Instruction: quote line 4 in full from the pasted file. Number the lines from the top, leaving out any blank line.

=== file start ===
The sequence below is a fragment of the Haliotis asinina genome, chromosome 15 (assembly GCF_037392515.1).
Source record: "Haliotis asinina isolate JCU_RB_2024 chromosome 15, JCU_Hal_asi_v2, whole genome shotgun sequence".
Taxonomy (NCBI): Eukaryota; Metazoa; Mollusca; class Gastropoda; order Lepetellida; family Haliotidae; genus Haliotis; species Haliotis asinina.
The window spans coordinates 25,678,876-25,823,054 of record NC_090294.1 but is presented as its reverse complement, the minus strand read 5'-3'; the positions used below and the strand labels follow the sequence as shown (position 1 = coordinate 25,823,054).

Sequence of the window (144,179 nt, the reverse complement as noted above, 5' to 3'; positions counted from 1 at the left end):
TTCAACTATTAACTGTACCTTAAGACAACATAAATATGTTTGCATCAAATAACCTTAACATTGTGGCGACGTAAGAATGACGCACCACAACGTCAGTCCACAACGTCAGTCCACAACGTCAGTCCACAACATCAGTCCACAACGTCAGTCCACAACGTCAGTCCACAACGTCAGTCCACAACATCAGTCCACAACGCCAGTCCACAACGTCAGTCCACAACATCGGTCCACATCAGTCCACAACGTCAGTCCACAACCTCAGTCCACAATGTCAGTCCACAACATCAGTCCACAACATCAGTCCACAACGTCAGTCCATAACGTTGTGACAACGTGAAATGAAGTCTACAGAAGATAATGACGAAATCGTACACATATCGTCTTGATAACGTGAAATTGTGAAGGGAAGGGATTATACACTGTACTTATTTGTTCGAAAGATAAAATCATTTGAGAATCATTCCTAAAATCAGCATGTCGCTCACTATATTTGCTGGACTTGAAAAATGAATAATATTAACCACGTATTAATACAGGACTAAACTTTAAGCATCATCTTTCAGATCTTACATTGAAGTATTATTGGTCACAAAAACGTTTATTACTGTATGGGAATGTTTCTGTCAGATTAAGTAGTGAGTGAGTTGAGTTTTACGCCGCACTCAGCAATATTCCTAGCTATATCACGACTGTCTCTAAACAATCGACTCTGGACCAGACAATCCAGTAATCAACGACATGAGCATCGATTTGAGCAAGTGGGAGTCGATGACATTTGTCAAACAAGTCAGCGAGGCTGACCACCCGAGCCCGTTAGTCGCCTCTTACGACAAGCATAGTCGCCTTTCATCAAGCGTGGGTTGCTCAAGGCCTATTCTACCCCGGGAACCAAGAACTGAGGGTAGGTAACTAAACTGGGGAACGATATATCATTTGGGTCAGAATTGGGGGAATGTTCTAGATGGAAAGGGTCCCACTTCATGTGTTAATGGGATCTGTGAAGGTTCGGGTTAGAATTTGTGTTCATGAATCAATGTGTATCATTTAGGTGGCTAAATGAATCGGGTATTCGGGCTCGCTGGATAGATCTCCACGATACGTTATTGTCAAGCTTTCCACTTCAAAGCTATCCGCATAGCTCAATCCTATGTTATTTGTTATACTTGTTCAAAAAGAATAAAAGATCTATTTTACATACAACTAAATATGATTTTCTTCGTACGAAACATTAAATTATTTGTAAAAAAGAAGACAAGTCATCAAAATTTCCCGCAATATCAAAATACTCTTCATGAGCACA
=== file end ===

The window spans coordinates 25,678,876-25,823,054 of record NC_090294.1 but is presented as its reverse complement, the minus strand read 5'-3'; the positions used below and the strand labels follow the sequence as shown (position 1 = coordinate 25,823,054).